Monday, July 25, 2016

Teaching Science Through Investigations

Kids naturally wonder about the world around us. They question why things are the way they are. As teachers we should embrace this excitement!
When teaching by investigation students begin with a "wonder" question. Many times I will prompt the kids with a question to get them thinking. This may be something we think is simple such as "why is the sky blue?" or "how does my Popsicle melt?" Although these concepts are easy to us, they are a natural curiosity to primary aged learners.

After questioning the children you should allow them to talk as a whole group. NEVER answer the question, only listen to their thinking on the subject. Next, let the kids write what they believe is the answer to the inquiry question.

After lots of open ended discussion on the topic it is time to investigate the phenomenon! Students should take part in an investigation following a procedure you have given them, or they can investigate without a set of steps to follow.

The investigation should open the floor to even more discussion amongst the class. This is a great time for the teacher to explicitly teach some content area vocabulary. For example, if you are teaching about the states of matter and the students have completed an investigation that changes a solid and liquid into a gas, the teacher can explicitly teach states of matter vocabulary when explaining the phenomenon.

Students should now elaborate on the investigation. Most of the time at this point I have the kids make a foldable. This is a fun way for them to show their learning and understanding of the new vocabulary.

If you think teaching science through investigations is right for you, be sure to follow my blog for more updates and check out my tpt store.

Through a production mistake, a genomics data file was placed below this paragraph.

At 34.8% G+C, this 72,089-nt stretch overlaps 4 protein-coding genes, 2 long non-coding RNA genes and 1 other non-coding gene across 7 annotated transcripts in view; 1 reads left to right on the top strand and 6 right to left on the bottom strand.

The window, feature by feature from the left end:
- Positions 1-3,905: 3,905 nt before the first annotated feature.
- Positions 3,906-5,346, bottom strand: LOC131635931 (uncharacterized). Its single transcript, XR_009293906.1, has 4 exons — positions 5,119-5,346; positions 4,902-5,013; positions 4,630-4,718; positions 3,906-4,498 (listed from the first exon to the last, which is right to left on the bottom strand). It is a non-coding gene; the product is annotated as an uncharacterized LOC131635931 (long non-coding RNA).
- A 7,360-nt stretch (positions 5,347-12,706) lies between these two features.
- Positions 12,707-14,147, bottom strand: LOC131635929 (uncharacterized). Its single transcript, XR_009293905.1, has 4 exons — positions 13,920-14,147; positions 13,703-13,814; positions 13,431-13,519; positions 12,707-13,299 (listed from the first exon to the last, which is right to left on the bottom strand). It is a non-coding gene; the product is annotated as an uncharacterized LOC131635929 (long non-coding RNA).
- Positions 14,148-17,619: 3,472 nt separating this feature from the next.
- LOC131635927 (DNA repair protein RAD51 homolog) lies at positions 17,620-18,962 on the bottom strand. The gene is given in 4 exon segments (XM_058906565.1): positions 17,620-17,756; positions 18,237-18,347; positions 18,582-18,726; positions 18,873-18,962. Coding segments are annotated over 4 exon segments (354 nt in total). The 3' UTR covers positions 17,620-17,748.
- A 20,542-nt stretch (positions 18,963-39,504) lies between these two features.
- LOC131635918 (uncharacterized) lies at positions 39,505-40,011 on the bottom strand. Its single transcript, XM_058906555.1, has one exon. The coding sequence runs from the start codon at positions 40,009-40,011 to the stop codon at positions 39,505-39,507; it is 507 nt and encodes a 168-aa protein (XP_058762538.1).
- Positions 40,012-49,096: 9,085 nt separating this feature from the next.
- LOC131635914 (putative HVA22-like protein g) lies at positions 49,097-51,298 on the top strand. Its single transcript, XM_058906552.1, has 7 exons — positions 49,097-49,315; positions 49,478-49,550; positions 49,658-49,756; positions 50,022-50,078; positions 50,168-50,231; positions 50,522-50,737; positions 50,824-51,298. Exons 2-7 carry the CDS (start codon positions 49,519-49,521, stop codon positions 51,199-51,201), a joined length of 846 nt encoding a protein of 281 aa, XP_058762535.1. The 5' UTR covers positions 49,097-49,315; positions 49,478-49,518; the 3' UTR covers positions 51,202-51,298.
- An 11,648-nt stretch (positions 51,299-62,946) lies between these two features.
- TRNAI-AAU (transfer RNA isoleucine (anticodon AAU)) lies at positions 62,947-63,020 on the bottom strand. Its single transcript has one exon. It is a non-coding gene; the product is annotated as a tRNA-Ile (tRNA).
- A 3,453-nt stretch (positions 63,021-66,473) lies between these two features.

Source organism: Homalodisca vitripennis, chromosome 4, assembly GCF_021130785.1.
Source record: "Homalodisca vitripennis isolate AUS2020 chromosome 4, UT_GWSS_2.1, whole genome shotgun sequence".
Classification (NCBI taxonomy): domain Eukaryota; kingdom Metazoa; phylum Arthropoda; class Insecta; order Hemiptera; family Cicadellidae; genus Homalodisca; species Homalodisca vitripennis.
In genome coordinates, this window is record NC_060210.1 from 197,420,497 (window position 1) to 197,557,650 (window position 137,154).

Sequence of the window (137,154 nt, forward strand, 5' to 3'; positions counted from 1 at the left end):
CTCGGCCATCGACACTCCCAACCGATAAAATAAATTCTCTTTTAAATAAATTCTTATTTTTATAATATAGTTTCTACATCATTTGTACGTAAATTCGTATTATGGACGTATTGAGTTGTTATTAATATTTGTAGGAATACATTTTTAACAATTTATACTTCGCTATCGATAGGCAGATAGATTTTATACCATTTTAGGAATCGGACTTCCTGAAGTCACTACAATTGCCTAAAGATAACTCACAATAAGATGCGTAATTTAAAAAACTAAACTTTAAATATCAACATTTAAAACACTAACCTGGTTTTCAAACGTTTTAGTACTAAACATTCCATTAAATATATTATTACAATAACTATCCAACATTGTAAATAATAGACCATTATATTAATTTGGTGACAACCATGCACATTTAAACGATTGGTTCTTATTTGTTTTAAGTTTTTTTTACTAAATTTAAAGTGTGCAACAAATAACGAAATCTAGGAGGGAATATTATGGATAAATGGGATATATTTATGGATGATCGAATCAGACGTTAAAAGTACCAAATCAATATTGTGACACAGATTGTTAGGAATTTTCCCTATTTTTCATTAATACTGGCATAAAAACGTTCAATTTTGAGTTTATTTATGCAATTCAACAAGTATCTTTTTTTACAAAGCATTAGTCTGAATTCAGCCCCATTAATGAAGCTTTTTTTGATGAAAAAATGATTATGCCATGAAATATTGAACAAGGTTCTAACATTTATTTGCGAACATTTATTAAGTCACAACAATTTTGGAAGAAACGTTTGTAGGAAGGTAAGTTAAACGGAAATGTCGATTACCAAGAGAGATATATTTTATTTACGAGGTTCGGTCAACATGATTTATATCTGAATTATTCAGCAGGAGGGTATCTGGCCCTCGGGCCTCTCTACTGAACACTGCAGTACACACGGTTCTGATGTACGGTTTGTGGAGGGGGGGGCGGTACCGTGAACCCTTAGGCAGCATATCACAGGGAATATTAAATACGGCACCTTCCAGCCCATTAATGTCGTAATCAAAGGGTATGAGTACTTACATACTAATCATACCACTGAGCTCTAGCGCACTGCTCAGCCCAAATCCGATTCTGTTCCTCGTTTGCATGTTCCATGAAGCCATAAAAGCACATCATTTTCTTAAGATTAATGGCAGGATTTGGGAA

Sunday, July 24, 2016

3 States of Matter

Each year in the first week of school I begin building an atmosphere of fun and learning with a candy themed science unit. We learn the process of thinking like a scientist as well as getting a tiny introduction to the states of matter.

The next activity we will do is a science investigation that teaches the states of matter using the 5E science model. In this model students are engaged in an investigation that gets them thinking about the world around them.

The students will first be asked some questions to make them think...
After some class discussion and open ended questioning, the kiddos will take part in a science investigation using everyday household items. The students will be given a procedure card and will work through the investigation in their groups. 

Next, students will write about what they believe happened followed by more class discussion. After the kids explain their thoughts, I will go back through the experiment and explicitly use matter vocabulary to explain the science behind the chemical reaction that caused gas to fill the balloon. Still one more time, we will go through it again and create definitions that explain each of the 3 types of matter. The hands on investigation and then explicit use of vocabulary will help children build knowledge and understanding of what they experienced. 

After this the kids will show what they learned by completing a foldable. But wait, here's the fun part... The foldable turns into the lab coat of a kid scientist! 
If you are interested in this fun and engaging way to investigate and master the 3 states of matter, you can check it out on tpt. 

Tuesday, July 19, 2016

Are You Ready for Back to School?

Here is the south it's only July, but that means the shelves are full of school supplies and kids are getting excited to head back to class. Even though we'd rather spend a few more days laying by the pool, I guess it's time to starting thinking about that first day and week. If you are anything like me, you know it is a MUST to keep elementary kids entertained that first week with lots of brain breaks and fun activities. That is why I LOVE to do some fun candy themed experiments!